In the first half of this series, we examined the rising use of mobile applications, as well as what companies and their development teams should consider when testing these programs for performance and functionality. Now, we’ll take a look at the other side of the equation – mobile-optimized websites.
Although many users seem to favor mobile applications, retailers should not let their websites fall by the wayside. Especially in certain industries, many individuals still prefer to connect with brands via their web pages.
Recent research shows that while users spend more time on mobile apps, mobile websites produce more sales than their application cousins. Fifty–five percent of consumers made a purchase via a mobile website last December, according to eMarketer. This is in comparison to the 34 percent who completed a transaction on a mobile app. Moreover, 32 percent of American consumers regularly make purchases via mobile websites, according to statistics from PricewaterhouseCoopers.
“Apps may be where mobile users spend most of their time…but when it comes to spending money, mobile websites are where consumers funnel their funds,” eMarketer stated.
Therefore, when enhancing or building your own website for your company, it is critical to consider mobile optimization. But how can organizations go about ensuring that their website is fit for use on a smartphone, tablet or other mobile device? Here are a few tips and best practices for mobile optimization:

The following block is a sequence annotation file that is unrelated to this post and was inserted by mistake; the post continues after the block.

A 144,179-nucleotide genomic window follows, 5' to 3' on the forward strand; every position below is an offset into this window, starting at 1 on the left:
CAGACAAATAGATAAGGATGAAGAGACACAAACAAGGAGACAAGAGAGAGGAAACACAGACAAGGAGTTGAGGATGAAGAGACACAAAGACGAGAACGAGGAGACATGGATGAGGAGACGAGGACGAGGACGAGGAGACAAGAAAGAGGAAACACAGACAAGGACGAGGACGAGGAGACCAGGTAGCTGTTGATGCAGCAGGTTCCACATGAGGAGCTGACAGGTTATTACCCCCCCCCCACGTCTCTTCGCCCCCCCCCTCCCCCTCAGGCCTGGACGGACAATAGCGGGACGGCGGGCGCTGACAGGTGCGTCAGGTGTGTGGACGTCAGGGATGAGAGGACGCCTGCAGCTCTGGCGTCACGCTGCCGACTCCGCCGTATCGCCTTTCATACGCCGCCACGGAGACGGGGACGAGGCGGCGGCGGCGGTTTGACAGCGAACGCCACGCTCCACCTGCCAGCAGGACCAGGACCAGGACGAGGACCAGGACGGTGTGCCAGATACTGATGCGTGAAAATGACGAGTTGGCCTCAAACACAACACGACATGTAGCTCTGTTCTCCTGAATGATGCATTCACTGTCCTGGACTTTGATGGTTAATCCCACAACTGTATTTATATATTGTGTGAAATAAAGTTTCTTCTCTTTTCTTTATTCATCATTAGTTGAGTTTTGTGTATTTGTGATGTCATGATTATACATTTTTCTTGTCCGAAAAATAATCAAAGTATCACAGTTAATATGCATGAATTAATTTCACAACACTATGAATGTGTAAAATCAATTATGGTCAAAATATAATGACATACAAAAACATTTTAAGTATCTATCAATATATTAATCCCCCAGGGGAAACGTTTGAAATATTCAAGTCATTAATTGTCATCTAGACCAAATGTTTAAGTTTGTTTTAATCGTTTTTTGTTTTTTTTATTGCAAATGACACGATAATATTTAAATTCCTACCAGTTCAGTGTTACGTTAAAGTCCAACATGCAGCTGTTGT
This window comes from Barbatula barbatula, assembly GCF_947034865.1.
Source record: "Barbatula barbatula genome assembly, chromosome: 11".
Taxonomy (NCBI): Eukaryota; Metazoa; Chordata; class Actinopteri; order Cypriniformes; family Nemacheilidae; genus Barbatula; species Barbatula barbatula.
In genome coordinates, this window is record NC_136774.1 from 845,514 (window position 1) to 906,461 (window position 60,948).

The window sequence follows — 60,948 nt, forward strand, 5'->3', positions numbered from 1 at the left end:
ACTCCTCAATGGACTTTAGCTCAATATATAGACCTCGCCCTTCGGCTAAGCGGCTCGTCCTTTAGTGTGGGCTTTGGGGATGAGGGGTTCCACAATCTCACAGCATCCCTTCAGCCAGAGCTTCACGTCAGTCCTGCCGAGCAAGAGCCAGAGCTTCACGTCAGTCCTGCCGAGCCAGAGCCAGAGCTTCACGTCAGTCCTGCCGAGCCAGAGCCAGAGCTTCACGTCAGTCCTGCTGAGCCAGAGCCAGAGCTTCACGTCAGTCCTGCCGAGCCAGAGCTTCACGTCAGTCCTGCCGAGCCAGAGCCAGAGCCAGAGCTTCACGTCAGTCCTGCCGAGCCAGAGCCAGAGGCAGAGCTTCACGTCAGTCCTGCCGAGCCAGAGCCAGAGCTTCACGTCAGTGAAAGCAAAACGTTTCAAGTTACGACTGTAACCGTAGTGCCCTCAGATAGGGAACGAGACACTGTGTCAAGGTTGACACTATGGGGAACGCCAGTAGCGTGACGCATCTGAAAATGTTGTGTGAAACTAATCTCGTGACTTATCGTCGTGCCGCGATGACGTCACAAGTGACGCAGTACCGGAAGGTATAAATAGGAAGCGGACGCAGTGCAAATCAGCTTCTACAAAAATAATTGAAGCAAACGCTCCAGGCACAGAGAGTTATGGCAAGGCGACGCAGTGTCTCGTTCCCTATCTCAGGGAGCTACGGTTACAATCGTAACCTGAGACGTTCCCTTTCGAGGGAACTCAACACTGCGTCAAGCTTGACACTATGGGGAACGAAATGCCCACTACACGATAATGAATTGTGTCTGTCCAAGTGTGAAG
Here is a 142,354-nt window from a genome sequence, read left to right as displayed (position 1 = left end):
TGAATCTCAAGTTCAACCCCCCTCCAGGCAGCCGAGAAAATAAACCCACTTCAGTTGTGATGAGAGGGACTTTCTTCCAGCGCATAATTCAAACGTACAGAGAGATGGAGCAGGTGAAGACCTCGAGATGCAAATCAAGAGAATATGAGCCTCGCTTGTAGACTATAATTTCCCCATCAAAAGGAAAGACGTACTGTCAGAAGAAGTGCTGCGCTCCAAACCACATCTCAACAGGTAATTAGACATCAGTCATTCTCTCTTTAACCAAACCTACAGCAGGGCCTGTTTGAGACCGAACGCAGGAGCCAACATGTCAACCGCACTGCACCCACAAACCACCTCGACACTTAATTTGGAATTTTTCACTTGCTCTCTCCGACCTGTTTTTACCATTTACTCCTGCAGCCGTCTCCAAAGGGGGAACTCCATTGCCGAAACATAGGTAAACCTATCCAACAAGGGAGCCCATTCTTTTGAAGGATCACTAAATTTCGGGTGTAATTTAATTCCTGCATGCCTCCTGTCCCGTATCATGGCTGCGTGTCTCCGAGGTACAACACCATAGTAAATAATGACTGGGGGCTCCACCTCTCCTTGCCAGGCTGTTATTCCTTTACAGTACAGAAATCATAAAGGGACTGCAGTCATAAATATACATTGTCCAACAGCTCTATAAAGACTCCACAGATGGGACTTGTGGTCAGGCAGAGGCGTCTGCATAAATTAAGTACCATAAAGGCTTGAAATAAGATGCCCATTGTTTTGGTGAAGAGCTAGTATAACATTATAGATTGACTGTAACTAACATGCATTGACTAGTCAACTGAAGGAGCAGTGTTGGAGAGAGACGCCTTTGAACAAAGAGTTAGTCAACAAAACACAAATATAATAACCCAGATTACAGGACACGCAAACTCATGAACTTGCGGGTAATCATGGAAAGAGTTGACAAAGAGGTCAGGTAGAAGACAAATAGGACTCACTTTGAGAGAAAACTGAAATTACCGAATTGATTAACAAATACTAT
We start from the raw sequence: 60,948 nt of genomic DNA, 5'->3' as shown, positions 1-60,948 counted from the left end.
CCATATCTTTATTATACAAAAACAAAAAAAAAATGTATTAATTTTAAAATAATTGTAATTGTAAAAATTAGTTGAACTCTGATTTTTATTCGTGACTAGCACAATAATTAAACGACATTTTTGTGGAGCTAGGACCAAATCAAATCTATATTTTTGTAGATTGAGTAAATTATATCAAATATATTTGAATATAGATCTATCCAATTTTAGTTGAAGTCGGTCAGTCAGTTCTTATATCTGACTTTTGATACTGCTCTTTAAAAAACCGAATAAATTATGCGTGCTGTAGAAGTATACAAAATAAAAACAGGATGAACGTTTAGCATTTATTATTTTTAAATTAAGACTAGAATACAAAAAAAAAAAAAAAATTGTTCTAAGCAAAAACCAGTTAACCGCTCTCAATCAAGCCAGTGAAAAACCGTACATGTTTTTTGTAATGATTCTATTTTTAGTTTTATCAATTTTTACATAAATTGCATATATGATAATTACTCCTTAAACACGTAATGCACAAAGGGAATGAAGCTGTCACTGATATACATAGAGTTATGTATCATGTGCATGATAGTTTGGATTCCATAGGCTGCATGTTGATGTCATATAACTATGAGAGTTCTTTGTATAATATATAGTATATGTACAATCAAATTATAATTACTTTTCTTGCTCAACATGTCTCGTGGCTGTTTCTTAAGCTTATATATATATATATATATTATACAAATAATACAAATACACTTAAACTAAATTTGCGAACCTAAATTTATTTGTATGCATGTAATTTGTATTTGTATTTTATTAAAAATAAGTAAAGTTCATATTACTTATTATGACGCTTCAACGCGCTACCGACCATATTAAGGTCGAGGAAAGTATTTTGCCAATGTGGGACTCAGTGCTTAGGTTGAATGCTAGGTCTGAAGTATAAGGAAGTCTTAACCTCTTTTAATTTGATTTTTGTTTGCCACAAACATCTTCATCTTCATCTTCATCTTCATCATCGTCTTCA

Utilize similar brand elements, but simplify
In order to create a unified experience across your desktop website and the mobile-optimized version, designers should seek to leverage matching brand elements, suggested SocialMedia Examiner. These can include the brand’s name, logo and color pallette.
However, the mobile website shouldn’t be an exact copy of the regular site. Designers should aim to simplify elements, content and capabilities for mobile users, whose screen size is often limited.
“Given the restricted amount of screen space, it’s important to figure out what key pieces of information your visitors will probably be looking for,” SocialMedia Examiner noted. “It’s also important to keep the steps involved in going from entry point to purchase as simple as possible.”
Build a responsive mobile website
WPExplorer contributor Tom Ewer also emphasized ensuring that the mobile website is responsive so that it reacts appropriately to the size of any mobile device. For instance, a responsive site is displayed differently when viewed on a smartphone versus when accessed via a tablet or desktop computer. Components are automatically arranged according to the device’s screen size and display capabilities. This projects an impage of a modern, technologically inclined business.
“Having a responsive design to your site simply means that it will be customized automatically, no matter what source your viewer is visiting from,” Ewer wrote. “Pretty cool, right?”
Graphics and text: Choose wisely
Remember when we talked about simplifying the mobile website? The same principle should be applied not only to brand elements, but the text and graphics of the site as well. Ewer advised eliminating all but the important graphics, particularly those that are elaborate. The same goes for text content – users aren’t likely to zoom and scroll to read text, so this information should be included judiciously. While a lack of bells and whistles may seem questionable, users will likely enjoy the site more without these needless additions.
“Forget about all the ‘frills’ that many sellers try to use to garner more attention to their products,” Ewer wrote. “Give shoppers only what they need to make an informed purchase.”